Bigwigs from media, advertising and marketing in the panel discussion shared their views on making the advertising ‘industry’ worth Rs 50k crore in the next three to five years, as also make it worth one per cent of the GDP. In his capacity as moderator for three sessions encompassing the media, advertising and marketing perspectives, well-known marketing consultant Harish Bijoor rephrased the topic as “How should we make clients spend more on advertising?”
Painting a background of the opportunity available for the industry, he remarked that India has moved from ‘India Happens’ to ‘India Happening’, and cited examples of the retail boom and international business acquisitions as testimony. “However, the growth of the IT sector will not have an impact on advertising as this industry is B2B-based and is not end-user driven,” he said.
Bijoor made an interesting point that in developed countries, the advertising and marketing spends grow at a multiple of 1.8 to 2.2 per cent of GDP. Calling the advertising industry a “splintered cottage industry of sorts”, he remarked, “Advertising is not an industry as yet and it doest not even exhibit the qualities of an industry. If brands do not grow, advertising does not grow.”
Defining advertising, Sam Balsara, Chairman, Madison Communications, asserted, “Advertising is not the end-product, it is an intermediate product; as it is actually the input for another industry.” He further added that many advertisers were wasting the medium by not using it judiciously. He said, “The belief that more exposure means more sales does not hold today as it increases wastage in advertising.”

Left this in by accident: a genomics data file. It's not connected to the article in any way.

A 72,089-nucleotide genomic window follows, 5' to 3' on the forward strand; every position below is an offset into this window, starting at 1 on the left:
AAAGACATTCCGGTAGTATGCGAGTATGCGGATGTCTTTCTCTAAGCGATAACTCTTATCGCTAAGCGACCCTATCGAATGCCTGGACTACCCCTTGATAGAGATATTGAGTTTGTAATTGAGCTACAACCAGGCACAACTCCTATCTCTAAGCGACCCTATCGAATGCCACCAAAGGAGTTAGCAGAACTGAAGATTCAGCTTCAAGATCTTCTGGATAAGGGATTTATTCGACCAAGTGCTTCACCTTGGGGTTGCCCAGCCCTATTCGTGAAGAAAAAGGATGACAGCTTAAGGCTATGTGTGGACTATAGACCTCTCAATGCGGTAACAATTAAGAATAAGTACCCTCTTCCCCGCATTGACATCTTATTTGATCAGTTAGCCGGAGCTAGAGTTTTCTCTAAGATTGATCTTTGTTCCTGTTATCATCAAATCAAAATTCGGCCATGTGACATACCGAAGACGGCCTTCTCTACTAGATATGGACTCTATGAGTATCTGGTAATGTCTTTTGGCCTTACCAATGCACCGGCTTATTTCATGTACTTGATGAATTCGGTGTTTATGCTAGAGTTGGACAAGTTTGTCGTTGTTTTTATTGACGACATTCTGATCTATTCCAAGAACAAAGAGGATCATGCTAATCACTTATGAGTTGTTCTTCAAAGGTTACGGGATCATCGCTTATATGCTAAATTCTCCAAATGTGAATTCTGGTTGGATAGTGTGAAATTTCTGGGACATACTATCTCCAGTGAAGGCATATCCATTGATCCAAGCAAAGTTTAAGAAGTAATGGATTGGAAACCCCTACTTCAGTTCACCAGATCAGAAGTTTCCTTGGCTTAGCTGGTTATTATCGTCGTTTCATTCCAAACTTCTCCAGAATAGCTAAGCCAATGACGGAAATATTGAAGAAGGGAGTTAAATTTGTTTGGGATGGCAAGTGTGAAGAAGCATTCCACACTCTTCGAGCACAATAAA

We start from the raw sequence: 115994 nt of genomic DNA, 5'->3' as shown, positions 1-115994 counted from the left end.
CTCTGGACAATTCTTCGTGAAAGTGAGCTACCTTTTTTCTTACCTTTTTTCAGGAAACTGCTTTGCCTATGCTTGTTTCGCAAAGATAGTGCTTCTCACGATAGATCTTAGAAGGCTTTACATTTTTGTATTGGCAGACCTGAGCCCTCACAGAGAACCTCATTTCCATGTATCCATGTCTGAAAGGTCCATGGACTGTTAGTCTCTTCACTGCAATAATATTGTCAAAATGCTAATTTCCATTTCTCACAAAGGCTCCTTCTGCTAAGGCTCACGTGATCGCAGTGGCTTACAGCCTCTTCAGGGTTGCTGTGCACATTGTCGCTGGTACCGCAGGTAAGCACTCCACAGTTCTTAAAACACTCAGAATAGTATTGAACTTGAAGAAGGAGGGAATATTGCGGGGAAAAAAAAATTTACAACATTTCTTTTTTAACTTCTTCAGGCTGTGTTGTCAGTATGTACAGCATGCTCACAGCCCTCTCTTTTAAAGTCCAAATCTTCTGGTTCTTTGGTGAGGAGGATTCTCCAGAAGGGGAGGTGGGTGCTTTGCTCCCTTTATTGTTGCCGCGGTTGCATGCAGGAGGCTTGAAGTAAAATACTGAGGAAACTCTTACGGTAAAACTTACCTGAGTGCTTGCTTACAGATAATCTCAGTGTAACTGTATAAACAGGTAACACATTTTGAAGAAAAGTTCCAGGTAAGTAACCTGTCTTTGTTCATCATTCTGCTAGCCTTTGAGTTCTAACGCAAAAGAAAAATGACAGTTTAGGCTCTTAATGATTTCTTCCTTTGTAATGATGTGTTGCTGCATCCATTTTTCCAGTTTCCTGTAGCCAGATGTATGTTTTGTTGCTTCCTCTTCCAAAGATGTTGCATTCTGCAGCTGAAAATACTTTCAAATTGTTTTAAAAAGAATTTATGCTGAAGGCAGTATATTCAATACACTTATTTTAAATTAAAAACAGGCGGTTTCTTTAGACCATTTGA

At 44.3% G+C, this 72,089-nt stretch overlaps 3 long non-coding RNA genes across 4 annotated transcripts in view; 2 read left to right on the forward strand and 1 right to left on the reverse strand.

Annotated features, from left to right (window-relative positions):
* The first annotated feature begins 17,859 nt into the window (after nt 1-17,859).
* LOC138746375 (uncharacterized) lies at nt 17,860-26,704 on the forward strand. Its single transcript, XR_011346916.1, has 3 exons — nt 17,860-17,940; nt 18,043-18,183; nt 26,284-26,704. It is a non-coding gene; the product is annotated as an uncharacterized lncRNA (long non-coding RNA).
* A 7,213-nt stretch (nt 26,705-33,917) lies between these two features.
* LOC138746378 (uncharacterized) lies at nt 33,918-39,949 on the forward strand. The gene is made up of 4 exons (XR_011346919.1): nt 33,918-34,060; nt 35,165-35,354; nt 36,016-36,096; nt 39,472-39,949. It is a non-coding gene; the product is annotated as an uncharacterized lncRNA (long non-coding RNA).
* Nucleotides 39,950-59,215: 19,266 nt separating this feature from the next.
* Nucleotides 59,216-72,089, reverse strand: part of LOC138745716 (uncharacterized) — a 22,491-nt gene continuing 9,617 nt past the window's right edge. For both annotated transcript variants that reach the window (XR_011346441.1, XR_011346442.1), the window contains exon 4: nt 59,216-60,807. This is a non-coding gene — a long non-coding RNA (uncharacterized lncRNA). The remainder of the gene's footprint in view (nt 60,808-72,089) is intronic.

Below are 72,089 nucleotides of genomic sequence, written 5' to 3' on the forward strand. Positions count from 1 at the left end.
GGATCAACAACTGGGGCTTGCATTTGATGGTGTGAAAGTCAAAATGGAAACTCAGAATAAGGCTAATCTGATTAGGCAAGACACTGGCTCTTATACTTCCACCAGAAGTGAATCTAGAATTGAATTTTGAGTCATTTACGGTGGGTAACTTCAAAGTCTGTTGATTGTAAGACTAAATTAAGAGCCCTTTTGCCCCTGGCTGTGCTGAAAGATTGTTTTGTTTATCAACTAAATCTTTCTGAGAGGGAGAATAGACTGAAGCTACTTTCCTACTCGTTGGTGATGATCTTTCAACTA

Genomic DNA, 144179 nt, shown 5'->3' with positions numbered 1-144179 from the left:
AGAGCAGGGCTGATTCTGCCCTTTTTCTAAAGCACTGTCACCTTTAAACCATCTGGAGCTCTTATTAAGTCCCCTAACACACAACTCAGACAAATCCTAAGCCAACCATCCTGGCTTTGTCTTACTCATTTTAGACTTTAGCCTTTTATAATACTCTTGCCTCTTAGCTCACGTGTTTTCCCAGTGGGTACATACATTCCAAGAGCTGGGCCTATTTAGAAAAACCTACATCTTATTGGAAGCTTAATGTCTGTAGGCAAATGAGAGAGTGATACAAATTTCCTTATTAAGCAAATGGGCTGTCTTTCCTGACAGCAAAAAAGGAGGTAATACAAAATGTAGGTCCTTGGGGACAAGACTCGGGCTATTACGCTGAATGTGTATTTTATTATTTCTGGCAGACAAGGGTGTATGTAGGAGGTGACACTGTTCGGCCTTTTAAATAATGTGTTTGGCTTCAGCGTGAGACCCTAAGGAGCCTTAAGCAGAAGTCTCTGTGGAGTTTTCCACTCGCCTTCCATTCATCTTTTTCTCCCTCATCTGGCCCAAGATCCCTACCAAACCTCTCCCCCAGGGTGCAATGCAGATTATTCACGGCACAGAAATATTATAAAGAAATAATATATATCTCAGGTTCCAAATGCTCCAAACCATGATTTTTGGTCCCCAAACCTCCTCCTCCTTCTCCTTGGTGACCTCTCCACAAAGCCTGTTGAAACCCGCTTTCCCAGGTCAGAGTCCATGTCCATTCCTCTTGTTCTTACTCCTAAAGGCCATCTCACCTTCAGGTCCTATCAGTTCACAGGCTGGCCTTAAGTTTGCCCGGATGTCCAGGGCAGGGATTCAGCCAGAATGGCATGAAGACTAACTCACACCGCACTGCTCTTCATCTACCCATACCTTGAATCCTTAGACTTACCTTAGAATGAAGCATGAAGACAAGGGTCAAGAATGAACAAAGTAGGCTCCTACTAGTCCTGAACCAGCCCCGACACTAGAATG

V Shantakumar, CEO, Saatchi & Saatchi, voiced his disagreement with the view that advertisers are the source of revenue for agencies. He said that he believed in consumer demand being the source of revenue, as greater demand from consumers will lead to more advertisements from advertisers.
Calling for a unified platform for the industry, he said, “Other advertising associations should be scrapped, and AAAI should be the only industry body, akin to NASSCOM.” He concluded his presentation by stressing that the context should not be about Rs 15k crore to 50k crore, but it should be about value addition.
Agreeing with Bijoor on calling the advertising industry a cottage-industry, B Saikumar, CEO, TV18 Media, said that the advertising industry is “just a four, or maximum eight, city-centric”. He further mentioned how the advertising industry was not tapping SMEs at all and called for a mindset change to drive forward the growth.
Questioning the pace of growth of the advertising industry, marketing consultant Shripad Nadkarni talked of how increasing the width of offerings could help in this growth and how even with the increase in the number of advertisers, the industry is not growing rapidly. He also talked of how the industry’s focus has now shifted towards communication and awards, which does not help in its growth. Concluding his view, he cited the example of Nandan Nilekani’s stepping down and the importance of young and fresh people taking over leadership roles in advertising.
Debating on the inclusion of BTL as a part of the industry, Meenakshi Madhvani of Spatial Access pointed out that even the industry is not clear about it. Voicing her disapproval of the industry not valuing its services and charging the right prices, she called for a need for minimum retail price in the industry. “Let us not be coy that we are here in the business to make money. In addition to that, let’s also add value to it.”
Mentioning about her lectures in educational institutions, she said, “Young students in college say that there are no inspiring leaders in this industry.” Ending her point of view, she remarked, “The three pillars that are supportive to the industry are advertisers, consumer and media. The fourth pillar that needs to be added is measurement.”